I’ve been eager to get back on my bike, and have been carefully taking it out for a spin every now and again. I appreciate the time it gives me to think. And almost without fail my thoughts turn to my research and the internet. One morning last week, I stopped at a point on the Kent Avenue bike path along the East River in Brooklyn to look for a second. I remember the first time I’d stopped at the intersection, before there were bike paths or a waterfront to speak of, and couldn’t help but wonder, per usual, at how much has changed. I took a photo in each direction, and couldn’t stop thinking about the ‘policy’ of bike paths, and the enormous policy-practice gap when it comes to biking in New York City.

For anyone who has been a New Yorker for more than five years, the appearance of roads has changed dramatically. With the addition of many miles of bike paths throughout the five boroughs, bikers went from living dangerously at the very bottom of the transportation food chain (right next to rollerskating) to having a major (but marginally safer) road presence. As I gazed southward, and then northward, from my stopping point on the path, I wondered what policies determine the rules of the bike paths. Anyone who knows me as a cyclist knows I can’t stand it when another cyclist salmons (rides the wrong direction on a one-way path). Roads are already fairly narrow in New York, and adding an additional vehicle on a path that’s only wide enough for one bike just doesn’t seem smart. And yet it happens with regularity in New York City. (Don’t get me started about biking on the sidewalk.)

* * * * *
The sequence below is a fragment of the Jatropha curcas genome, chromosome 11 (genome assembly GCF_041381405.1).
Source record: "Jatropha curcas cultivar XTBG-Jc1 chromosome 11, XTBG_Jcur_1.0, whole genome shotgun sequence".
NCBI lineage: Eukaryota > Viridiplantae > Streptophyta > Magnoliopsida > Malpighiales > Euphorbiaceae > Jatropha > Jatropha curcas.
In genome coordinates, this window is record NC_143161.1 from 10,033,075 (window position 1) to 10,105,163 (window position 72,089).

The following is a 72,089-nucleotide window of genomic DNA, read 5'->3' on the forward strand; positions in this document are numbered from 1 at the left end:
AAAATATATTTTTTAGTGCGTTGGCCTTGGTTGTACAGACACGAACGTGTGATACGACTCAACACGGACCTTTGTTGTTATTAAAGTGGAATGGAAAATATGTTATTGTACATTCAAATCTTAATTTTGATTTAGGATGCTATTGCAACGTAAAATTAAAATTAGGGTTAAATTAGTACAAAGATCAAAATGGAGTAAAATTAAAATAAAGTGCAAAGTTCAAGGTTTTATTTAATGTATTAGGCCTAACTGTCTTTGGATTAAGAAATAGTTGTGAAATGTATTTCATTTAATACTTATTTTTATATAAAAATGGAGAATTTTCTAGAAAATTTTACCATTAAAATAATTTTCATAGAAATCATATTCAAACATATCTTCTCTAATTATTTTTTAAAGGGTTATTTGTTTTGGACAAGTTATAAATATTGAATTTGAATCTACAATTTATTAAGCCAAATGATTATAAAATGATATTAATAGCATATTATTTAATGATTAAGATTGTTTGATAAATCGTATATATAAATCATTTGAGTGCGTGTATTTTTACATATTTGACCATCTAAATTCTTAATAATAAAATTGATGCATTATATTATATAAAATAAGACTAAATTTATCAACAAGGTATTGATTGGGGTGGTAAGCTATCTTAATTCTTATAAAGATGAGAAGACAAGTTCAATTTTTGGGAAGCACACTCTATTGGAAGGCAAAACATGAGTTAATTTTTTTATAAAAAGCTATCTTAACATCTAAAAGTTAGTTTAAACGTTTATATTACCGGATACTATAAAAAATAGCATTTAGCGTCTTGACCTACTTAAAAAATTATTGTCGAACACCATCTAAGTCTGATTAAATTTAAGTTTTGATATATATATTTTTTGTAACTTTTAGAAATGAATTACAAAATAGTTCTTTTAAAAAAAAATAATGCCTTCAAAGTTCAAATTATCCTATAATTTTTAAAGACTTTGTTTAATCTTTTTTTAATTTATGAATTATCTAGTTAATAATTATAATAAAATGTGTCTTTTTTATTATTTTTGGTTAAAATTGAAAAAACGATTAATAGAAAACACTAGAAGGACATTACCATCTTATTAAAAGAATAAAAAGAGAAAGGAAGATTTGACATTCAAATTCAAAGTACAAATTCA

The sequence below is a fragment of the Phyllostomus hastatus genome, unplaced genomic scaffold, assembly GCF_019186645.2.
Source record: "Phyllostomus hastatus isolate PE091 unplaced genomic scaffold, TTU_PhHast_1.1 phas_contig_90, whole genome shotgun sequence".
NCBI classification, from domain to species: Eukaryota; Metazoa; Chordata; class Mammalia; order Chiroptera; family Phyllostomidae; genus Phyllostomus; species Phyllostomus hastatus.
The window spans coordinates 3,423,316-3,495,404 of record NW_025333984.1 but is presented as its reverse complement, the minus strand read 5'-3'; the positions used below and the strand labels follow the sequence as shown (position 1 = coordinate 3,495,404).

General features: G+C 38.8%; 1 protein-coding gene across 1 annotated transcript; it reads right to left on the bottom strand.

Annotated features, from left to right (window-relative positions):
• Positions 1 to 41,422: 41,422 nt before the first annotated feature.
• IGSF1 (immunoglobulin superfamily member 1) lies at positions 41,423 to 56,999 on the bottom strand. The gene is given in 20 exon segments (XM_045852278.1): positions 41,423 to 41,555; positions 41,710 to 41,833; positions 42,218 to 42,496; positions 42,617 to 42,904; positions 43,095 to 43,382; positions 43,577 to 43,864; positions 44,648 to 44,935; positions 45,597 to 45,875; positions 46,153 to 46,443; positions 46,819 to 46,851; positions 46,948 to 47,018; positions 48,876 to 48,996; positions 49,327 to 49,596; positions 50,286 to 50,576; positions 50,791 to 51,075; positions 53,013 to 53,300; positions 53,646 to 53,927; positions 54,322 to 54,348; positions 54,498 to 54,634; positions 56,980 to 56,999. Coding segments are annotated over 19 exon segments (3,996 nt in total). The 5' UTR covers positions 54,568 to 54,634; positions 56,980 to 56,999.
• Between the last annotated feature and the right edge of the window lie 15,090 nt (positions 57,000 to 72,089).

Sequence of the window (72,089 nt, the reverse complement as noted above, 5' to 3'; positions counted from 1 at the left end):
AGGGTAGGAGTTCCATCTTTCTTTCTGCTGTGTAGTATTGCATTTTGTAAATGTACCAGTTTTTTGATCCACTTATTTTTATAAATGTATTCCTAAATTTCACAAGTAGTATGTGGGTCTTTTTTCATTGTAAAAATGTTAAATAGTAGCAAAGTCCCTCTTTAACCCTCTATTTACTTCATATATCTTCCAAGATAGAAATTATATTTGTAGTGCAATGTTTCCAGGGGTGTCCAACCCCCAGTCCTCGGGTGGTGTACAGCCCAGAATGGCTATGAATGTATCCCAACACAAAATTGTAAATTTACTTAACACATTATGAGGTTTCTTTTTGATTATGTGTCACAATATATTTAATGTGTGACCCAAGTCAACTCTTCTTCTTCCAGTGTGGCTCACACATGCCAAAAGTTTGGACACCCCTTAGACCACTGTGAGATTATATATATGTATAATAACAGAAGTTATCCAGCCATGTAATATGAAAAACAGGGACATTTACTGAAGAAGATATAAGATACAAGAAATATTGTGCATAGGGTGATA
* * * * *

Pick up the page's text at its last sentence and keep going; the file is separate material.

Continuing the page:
My curiosity led me to find this page on the Parks Department website. It clearly states that cyclists are never to ride on paths meant for pedestrians (i.e., sidewalks), and they are to ride in the direction of traffic. But we see the exact opposite all the time. It got me thinking: is there anything I can learn from comparing the policy-practice gaps that exist in education and cycling in New York?

Thinking about this reminds me of a conversation I had with a colleague about my dissertation a few years ago. I hadn’t yet decided to research blogs, but I knew I wanted to look at the gap between policy and practice in classrooms — that space between the way a policy exists on paper and the way it exists in reality. While thinking out loud about this concept, my colleague asked so what? I remember being floored, and thinking, how can the ‘so what’ of my question be any more obvious? But the question stuck with me. My colleague’s point was, though it is often unfair and unjust, it isn’t rare in our society to have policies that aren’t abided by. Take comparable worth laws, for instance. Men and women are to be paid the same amount of money for the same amount of work; however, it is a well-known statistic that women still make roughly 70 cents to the man’s dollar.

Okay. So. We know policy isn’t always followed or enforced. How does this both resist and reproduce business as usual? Bikers may choose to take a dangerous route when riding the wrong way on a bike path to get somewhere more quickly (and may get a ticket or become injured as a result), but students who don’t have appropriate learning materials in their classrooms aren’t making a choice.

I’m not sure this comparison will go further than this blog post, but there’s something to be said for thinking about why we have so many policies that don’t match up with reality.